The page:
Date of Award

Spring 1-1-2015

Document Type


Degree Name

Master of Engineering (ME)

First Advisor

R. Scott Summers

Second Advisor

JoAnn Silverstein

Third Advisor

Fernando F. L. Rosario-Ortiz


Coagulation is a commonly used treatment practice for drinking water applications. Traditionally, coagulation has been used for particle removal. However, with the emergence of disinfection byproduct (DBP) regulations, which are formed through a reaction between dissolved organic matter (DOM) and the disinfectant chlorine, coagulation is also used to remove of DOM, to inhibit the formation of DBPs. Research has been published exploring the kinetics of particle formation during coagulation, but there is little to no published research examining DOM coagulation kinetics.

Three treatment approaches that are commonly carried out around the coagulation process and may be impacted by DOM coagulation kinetics are: (1) the use of powdered activated carbon (PAC) to remove seasonal taste and odor (T&O) compounds [2-methylisoborgeol (MIB) or geosmin], (2) direct filtration where conventional sedimentation is omitted, and (3) disinfection with chlorine. These treatment processes could be further optimized if DOM coagulation kinetics were known.

DOM kinetic coagulation experiments were performed on eight surface waters with a range of water quality parameters. It was found that DOM coagulation occurs within the first ten to twenty seconds of the coagulation process. Temperature, pH, rapid mix mixing speed, turbidity, coagulant type, and coagulant dose had no effect on the kinetics of coagulation in the range evaluated.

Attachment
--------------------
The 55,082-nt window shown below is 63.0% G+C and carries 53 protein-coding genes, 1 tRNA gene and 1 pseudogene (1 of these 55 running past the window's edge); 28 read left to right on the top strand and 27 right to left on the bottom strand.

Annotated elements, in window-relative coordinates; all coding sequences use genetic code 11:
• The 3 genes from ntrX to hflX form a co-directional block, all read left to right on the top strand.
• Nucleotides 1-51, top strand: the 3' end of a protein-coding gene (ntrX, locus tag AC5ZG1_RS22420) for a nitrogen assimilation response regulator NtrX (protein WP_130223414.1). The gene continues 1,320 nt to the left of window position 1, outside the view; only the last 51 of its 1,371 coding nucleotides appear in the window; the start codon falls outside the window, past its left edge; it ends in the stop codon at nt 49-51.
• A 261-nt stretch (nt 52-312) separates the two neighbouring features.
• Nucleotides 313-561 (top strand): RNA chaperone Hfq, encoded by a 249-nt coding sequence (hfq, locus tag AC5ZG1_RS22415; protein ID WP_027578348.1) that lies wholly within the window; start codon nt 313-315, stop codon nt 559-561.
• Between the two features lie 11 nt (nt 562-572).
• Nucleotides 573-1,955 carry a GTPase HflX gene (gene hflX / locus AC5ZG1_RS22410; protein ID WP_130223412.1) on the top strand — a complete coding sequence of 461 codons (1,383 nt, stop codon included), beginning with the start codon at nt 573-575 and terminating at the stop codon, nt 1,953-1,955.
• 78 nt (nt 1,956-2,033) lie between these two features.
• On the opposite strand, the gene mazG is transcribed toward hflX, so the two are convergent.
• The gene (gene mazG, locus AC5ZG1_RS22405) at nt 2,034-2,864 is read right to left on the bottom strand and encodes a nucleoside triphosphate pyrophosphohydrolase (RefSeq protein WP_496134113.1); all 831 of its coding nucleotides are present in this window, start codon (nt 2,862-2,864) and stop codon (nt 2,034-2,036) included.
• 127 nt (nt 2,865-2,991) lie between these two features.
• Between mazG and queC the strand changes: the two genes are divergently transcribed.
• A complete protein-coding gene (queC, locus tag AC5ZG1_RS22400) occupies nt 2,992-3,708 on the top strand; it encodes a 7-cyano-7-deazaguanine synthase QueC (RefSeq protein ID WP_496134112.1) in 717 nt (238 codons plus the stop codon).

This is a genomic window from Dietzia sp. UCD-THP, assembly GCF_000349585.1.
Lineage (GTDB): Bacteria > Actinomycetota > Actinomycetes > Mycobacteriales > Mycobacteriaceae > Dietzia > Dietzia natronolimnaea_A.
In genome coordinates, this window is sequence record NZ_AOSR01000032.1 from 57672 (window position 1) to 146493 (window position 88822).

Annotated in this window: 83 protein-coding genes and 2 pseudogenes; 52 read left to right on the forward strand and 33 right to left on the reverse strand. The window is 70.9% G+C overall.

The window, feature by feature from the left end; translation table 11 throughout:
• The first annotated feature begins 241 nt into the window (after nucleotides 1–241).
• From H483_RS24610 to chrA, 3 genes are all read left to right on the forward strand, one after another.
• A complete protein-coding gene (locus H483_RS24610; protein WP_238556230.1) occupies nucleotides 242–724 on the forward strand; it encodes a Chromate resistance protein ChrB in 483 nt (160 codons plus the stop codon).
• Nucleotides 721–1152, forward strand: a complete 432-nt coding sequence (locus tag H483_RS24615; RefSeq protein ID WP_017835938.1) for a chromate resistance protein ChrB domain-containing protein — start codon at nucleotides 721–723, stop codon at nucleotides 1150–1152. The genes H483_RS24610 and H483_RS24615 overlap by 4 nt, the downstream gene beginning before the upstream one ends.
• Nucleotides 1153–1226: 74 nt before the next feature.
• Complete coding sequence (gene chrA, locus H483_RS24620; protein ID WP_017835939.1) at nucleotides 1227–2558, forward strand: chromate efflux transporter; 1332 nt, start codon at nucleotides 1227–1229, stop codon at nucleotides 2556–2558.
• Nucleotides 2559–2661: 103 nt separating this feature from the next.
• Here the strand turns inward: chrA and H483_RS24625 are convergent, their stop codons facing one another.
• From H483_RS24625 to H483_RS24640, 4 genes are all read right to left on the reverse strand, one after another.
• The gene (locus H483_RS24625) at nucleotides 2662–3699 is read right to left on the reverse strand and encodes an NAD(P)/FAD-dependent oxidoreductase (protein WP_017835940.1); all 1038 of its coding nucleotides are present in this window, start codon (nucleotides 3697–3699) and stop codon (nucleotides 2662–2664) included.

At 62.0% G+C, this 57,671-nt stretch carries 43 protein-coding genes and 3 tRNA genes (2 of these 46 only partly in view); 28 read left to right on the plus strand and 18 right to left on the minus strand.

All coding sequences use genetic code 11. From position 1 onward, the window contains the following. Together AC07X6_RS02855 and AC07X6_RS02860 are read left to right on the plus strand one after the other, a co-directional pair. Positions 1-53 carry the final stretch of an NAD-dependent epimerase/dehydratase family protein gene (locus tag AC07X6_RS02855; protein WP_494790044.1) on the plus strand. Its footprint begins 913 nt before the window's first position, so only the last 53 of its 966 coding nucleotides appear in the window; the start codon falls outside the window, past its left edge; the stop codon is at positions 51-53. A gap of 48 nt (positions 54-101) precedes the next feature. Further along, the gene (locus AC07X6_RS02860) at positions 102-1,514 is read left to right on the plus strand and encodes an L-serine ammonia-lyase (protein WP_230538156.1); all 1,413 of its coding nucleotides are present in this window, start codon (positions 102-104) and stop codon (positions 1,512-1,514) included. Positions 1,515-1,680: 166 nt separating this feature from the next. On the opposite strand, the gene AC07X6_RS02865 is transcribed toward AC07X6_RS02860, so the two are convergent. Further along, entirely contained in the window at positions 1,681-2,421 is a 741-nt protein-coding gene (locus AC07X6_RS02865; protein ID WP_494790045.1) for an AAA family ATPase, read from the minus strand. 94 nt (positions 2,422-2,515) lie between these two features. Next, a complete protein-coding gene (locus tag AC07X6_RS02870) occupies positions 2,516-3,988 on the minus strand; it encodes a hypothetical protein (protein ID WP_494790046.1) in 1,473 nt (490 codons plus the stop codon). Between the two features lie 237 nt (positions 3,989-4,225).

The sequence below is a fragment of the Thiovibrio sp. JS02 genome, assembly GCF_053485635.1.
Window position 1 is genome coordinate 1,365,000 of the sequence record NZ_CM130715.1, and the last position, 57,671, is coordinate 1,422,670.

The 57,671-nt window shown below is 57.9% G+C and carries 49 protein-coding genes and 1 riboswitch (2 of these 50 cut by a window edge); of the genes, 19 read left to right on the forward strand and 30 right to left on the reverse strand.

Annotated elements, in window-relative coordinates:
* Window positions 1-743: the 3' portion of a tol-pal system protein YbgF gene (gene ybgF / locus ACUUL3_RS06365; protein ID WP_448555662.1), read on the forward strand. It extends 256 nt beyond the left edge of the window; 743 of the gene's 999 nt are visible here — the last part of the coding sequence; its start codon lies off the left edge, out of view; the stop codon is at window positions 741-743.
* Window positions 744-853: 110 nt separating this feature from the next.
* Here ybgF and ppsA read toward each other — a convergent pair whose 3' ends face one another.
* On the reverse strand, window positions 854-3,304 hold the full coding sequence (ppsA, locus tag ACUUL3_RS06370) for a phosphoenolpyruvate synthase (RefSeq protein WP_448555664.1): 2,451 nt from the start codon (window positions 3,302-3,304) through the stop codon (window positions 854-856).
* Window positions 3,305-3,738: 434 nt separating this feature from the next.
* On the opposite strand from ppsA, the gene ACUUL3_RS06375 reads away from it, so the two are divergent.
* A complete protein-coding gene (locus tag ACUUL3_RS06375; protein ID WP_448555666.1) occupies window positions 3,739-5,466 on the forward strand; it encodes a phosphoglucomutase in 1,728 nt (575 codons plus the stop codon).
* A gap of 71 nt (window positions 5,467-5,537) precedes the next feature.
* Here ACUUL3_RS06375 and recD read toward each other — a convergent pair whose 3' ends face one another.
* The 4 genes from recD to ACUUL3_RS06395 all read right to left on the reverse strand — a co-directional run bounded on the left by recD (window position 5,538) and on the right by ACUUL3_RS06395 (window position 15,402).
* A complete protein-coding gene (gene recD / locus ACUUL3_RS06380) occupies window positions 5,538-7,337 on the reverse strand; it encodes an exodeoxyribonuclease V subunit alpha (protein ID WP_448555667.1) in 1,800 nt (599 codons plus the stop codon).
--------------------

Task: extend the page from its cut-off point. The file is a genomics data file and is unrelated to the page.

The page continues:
Use of PAC, direct filtration, and chlorination were examined after DOM coagulation had occurred. PAC was less effective after DOM coagulation, while chlorination formed fewer DBPs when applied after DOM coagulation. Direct filtration demonstrated little to no carryover of DOM through filtration once DOM coagulation occurred.

PAC addition was further investigated as traditionally PAC was added at the rapid mixing stage. PAC was added at four different contact times prior to coagulation, simultaneously with a coagulant, and at two different addition times after coagulation. It was found that PAC worked most effectively in removing MIB when applied prior to coagulation. Earlier addition times of PAC provide more removal of MIB, but would also require large reactors with associated capital costs. The ten-minute addition time prior to coagulation was chosen as the most efficient location for PAC addition to remove MIB.